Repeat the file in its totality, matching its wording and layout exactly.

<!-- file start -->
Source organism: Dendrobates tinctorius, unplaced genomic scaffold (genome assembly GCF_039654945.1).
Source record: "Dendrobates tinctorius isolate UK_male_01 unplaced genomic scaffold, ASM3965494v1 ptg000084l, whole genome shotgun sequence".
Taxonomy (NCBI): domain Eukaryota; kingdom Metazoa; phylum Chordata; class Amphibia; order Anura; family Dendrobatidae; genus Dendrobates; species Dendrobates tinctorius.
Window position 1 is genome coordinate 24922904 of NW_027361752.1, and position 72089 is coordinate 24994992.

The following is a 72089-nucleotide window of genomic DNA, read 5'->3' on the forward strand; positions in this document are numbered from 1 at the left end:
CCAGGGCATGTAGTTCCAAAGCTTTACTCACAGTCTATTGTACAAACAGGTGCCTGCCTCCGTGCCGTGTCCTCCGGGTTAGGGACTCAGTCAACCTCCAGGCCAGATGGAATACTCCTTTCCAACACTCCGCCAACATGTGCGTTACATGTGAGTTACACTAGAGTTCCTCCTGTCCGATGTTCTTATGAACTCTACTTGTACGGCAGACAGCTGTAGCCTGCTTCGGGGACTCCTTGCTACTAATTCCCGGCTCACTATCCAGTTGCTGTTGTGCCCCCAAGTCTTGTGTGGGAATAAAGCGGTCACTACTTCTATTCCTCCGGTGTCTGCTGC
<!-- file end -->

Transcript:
Source organism: Dendrobates tinctorius, unplaced genomic scaffold (genome assembly GCF_039654945.1).
Source record: "Dendrobates tinctorius isolate UK_male_01 unplaced genomic scaffold, ASM3965494v1 ptg000084l, whole genome shotgun sequence".
Taxonomy (NCBI): domain Eukaryota; kingdom Metazoa; phylum Chordata; class Amphibia; order Anura; family Dendrobatidae; genus Dendrobates; species Dendrobates tinctorius.
Window position 1 is genome coordinate 24922904 of NW_027361752.1, and position 72089 is coordinate 24994992.

The following is a 72089-nucleotide window of genomic DNA, read 5'->3' on the forward strand; positions in this document are numbered from 1 at the left end:
CCAGGGCATGTAGTTCCAAAGCTTTACTCACAGTCTATTGTACAAACAGGTGCCTGCCTCCGTGCCGTGTCCTCCGGGTTAGGGACTCAGTCAACCTCCAGGCCAGATGGAATACTCCTTTCCAACACTCCGCCAACATGTGCGTTACATGTGAGTTACACTAGAGTTCCTCCTGTCCGATGTTCTTATGAACTCTACTTGTACGGCAGACAGCTGTAGCCTGCTTCGGGGACTCCTTGCTACTAATTCCCGGCTCACTATCCAGTTGCTGTTGTGCCCCCAAGTCTTGTGTGGGAATAAAGCGGTCACTACTTCTATTCCTCCGGTGTCTGCTGC